Amazon’s Covid Boom Has Big Costs

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E-commerce giant Inc. has the type of business that one would expect to thrive in a pandemic — but it’s not so clear-cut, as its most recent results released late Thursday show. And the challenges it faces to meet the soaring demand for its offerings are likely going to crimp its profitability for the foreseeable future.

Amazon posted first-quarter sales of $75.5 billion, up 26% from a year earlier, as self-isolating consumers shifted spending online rather than risk getting infected by the coronavirus at physical stores. Earnings, however, fell short of Wall Street estimates as shipping costs surged 49% to meet the rising number of deliveries required. Amazon also projected it could lose money in its current quarter due to $4 billion or more in Covid-19 related expenses. It shares fell in post-market trading.

Jeff Bezos, Amazon’s founder and CEO, seemed to recognize shareholders wouldn’t be too excited about the company’s profit forecast, encouraging them instead to look at the big picture. “If you’re a shareowner in Amazon, you may want to take a seat, because we’re not thinking small,” he said in company’s earnings release as he explained that the additional spending was required to protect its employees and deliver products to its customers. He said the company will step up safety measures — including protective equipment, virus testing and increased social distancing inside its warehouses — and confirmed Amazon has now hired 175,000 additional workers, as it had flagged in March and April.

In some ways, the additional spending is a prudent decision. At a time when most companies are getting decimated, it wouldn’t be wise to generate billions of dollars in profit at the expense of Amazon’s employees, especially as it faces criticism over its labor and safety practices. But beyond the larger workforce, the logistical challenges of dealing with the pandemic could lead to more problems elsewhere.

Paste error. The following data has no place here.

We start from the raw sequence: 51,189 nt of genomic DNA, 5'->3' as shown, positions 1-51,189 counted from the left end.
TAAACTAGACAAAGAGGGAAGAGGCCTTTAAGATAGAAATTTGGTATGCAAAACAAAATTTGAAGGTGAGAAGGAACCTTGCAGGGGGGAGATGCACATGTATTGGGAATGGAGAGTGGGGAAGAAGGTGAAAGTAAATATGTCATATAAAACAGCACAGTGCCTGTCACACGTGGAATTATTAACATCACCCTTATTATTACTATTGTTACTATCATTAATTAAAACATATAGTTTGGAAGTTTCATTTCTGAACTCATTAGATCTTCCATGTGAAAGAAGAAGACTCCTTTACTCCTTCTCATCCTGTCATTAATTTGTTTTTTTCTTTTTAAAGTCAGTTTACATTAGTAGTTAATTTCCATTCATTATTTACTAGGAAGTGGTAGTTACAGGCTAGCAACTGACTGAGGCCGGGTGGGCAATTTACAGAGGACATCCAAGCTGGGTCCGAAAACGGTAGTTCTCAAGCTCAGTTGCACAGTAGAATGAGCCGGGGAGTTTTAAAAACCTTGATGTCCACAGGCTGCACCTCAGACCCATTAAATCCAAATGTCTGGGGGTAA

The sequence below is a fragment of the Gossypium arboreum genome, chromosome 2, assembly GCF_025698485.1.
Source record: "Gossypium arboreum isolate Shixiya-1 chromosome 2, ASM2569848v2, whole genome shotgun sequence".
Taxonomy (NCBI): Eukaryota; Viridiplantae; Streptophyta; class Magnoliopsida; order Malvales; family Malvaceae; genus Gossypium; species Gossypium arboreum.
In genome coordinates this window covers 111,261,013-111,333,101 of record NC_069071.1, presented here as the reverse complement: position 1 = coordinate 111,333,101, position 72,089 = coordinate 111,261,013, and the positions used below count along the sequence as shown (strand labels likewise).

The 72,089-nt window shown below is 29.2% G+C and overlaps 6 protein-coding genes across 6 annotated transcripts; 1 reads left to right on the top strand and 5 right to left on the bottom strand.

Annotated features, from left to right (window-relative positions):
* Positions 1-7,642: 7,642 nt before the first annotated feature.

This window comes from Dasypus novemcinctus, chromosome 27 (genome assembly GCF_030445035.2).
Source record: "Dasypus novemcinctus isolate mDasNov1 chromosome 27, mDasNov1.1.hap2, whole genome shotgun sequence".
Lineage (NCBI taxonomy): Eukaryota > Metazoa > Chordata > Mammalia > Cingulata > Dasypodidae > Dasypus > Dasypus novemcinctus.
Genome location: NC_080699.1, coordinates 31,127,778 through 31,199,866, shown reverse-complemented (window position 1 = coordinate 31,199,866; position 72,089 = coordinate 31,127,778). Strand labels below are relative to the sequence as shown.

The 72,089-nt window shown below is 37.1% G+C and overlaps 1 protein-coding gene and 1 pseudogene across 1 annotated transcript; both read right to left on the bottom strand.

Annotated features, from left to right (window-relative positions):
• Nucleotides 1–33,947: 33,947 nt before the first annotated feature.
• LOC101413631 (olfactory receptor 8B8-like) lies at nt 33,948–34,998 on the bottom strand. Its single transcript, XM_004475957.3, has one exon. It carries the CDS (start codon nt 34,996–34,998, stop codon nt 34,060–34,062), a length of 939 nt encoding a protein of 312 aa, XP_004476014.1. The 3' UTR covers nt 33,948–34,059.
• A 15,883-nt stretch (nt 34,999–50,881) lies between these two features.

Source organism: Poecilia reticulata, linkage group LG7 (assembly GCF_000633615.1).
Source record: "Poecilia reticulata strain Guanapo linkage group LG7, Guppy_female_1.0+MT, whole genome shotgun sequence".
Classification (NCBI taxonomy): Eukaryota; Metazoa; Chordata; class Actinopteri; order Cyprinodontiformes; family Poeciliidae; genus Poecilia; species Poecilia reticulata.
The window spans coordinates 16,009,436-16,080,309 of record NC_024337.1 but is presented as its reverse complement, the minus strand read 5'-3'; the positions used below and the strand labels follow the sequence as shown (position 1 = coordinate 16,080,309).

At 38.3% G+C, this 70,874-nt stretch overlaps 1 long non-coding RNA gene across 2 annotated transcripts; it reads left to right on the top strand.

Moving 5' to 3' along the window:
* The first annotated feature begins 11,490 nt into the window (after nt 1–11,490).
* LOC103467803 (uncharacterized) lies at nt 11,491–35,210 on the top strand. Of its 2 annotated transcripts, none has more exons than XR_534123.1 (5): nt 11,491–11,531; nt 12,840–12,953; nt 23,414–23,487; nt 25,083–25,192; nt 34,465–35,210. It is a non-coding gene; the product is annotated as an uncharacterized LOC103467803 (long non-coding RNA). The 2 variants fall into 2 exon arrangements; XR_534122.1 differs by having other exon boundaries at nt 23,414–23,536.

One thing to watch is growing discontent among Amazon’s business clients who sell on its marketplace platform. These sellers have been getting squeezed as Amazon has prioritized the stocking and delivery of essential items such as household staples and medical supplies, leading to longer delivery times and fulfillment delays. Moreover, the Wall Street Journal reported last week that Amazon employees used third-party seller data to develop its own competing products. If true, it runs counter to what the company hasexplicitly promised it wouldn’t do. Amazon said it has launched an internal investigation into incidents referenced in the Journal.

The problem for Amazon is that sellers now have an actual alternative to go elsewhere. Over the past year, Shopify Inc. has been building out itsown fulfillment network that allows its clients to ship boxes cloaked in their own brands. The upstart says the aggregated online sales of its U.S. customer base rank as the second-largest in the country after Amazon, giving it the scale to compete. Together with the lower profitability structure from higher expenses and increased shipping costs, the potential loss of some high-margin sellers could become a real issue should it become a more permanent state of affairs.

Amazon wasn’t the only Big Tech company disappointing the market Thursday. Apple Inc. reported its own results, which included an iPhone segment sales drop of 7% for the March quarter. The smartphone maker also uncharacteristically declined to give guidance for its current quarter that seems to have spooked investors with its shares falling nearly 3% in after-hours. As I mentioned earlier this week, Apple faces potential supply-chain disruptions and weakening demand for its smartphones this year, and that’s double trouble.

This column does not necessarily reflect the opinion of the editorial board or Bloomberg LP and its owners.

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